war crimes in Ukraine

The Tribunal for Putin (T4P) global initiative was set up in response to the all-out war launched by Russia against Ukraine in February 2022.

Russia actively used human shields and committed other war crimes in its annexation of Crimea

Halya Coynash

It is a war crime to use human shields to prevent Ukrainian soldiers from opening fire on the enemy, and this is only one of the methods that Russia used to achieve its blitzkrieg invasion and annexation of Crimea. Others included the use of armed soldiers without insignia, or so-called ‘little green men’ and treacherous subterfuge where, for example, Russian FSB [security service] or soldiers dressed up as Ukrainian soldiers in order to obtain access to Ukrainian military sites or to create an erroneous impression about pro-Russian sentiments in Crimea.

If Russia’s annexation of Crimea was already illegal, does it matter that the methods it used were in grave violation of international humanitarian law?   It categorically does, and Anton Korynevych, the President’s Representative on Crimea and one of the authors of a new report on the methods Russia used stresses that this was no report for the sake of a report, but material that is already with the International Criminal Court in the Hague.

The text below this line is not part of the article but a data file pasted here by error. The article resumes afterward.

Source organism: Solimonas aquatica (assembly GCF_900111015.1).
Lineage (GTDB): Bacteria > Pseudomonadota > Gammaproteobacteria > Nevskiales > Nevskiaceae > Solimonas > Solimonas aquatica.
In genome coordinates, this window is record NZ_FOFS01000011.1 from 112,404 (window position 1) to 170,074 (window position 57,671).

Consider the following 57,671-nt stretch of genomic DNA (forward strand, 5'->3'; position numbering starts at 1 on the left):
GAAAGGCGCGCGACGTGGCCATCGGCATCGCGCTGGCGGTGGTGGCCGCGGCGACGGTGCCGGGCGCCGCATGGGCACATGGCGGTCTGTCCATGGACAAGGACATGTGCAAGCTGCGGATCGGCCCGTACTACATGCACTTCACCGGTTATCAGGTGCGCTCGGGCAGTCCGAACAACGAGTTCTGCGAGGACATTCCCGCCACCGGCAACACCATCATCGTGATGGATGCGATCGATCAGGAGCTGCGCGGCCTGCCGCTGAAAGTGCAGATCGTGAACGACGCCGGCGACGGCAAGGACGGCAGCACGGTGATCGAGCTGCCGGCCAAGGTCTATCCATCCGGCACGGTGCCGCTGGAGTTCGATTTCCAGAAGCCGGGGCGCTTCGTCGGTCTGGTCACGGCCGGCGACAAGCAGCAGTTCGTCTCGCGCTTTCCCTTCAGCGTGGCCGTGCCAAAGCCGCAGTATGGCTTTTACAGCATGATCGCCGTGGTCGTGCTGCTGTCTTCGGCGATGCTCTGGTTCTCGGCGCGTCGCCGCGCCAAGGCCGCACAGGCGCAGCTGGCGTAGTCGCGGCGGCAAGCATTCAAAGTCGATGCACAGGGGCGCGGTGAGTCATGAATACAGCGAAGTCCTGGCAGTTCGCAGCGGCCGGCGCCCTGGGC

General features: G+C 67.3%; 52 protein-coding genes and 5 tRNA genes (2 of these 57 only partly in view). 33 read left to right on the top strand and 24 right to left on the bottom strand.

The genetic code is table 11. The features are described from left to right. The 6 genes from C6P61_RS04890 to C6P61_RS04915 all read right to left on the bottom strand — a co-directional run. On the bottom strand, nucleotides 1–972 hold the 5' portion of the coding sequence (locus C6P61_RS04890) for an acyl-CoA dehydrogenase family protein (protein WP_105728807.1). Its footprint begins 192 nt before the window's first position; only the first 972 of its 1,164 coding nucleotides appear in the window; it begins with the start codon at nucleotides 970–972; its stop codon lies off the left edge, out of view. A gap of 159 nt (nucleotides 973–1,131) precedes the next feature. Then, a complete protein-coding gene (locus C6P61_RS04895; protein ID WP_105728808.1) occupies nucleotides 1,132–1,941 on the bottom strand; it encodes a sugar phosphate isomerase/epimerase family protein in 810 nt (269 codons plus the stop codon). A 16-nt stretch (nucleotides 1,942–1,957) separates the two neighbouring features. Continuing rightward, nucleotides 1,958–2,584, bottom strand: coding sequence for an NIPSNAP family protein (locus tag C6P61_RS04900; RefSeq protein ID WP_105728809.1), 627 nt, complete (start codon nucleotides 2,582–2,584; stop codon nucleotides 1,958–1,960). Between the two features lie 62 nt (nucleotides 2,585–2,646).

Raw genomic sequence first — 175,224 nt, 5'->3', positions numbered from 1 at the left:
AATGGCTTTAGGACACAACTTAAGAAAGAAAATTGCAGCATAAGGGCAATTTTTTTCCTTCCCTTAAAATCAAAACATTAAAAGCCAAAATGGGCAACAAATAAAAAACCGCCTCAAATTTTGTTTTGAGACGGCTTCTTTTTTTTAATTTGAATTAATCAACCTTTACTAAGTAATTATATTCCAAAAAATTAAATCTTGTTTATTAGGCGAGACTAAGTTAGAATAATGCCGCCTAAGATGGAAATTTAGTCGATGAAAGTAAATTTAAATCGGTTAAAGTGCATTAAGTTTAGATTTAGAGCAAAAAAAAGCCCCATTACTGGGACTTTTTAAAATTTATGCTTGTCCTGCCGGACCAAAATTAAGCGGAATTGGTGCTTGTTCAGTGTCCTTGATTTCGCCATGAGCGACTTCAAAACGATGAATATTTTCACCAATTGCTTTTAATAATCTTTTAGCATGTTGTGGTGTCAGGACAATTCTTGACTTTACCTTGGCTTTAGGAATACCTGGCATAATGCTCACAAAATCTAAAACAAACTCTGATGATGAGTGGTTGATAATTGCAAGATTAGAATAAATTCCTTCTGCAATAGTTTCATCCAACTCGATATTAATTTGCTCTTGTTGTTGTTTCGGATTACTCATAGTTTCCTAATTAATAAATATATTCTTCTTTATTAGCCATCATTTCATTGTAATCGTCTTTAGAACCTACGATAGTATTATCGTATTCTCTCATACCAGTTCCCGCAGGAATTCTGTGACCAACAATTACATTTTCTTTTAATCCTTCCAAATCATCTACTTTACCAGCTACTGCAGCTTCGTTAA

In late February 2019,  the Ukrainian Helsinki Human Rights Union [UHHRU], together with the Regional Centre for Human Rights and the Prosecutor of the Autonomous Republic of Crimea passed to the International Criminal Court their report on Russia’s use of the civil population as human shields during the annexation of Crimea.

They informed ICC then of cases where Russian forces had deliberately placed civilians near Ukrainian military objects, hiding behind them during the blocking or seizure of such objects to prevent Ukrainian soldiers opening fire against attack.  This is a classic case of the use of human shields which is a war crime according to the Fourth Geneva Convention (Article 28); the 1977 Additional Protocol to the Geneva Convention (Article 51) and Article 8 of the Rome Statute of the International Criminal Court.  While Ukraine has yet to bring its legislation on war crimes into line with international law, and has, most frustratingly, still not ratified the Rome Statute, the Crimean Prosecutor has qualified such behaviour as falling under Article 438 of Ukraine’s Criminal Code, which covers violation of the laws and practice of warfare.

Among such human shields were Crimeans with pro-Russian views and Russians brought in to take part in Russia’s seizure of power, but there were also civilians with pro-Ukrainian views.  In some cases, deceit or blackmail were used to ensure such human shields which Russia is known to have used to seize at least 10 Ukrainian military objects.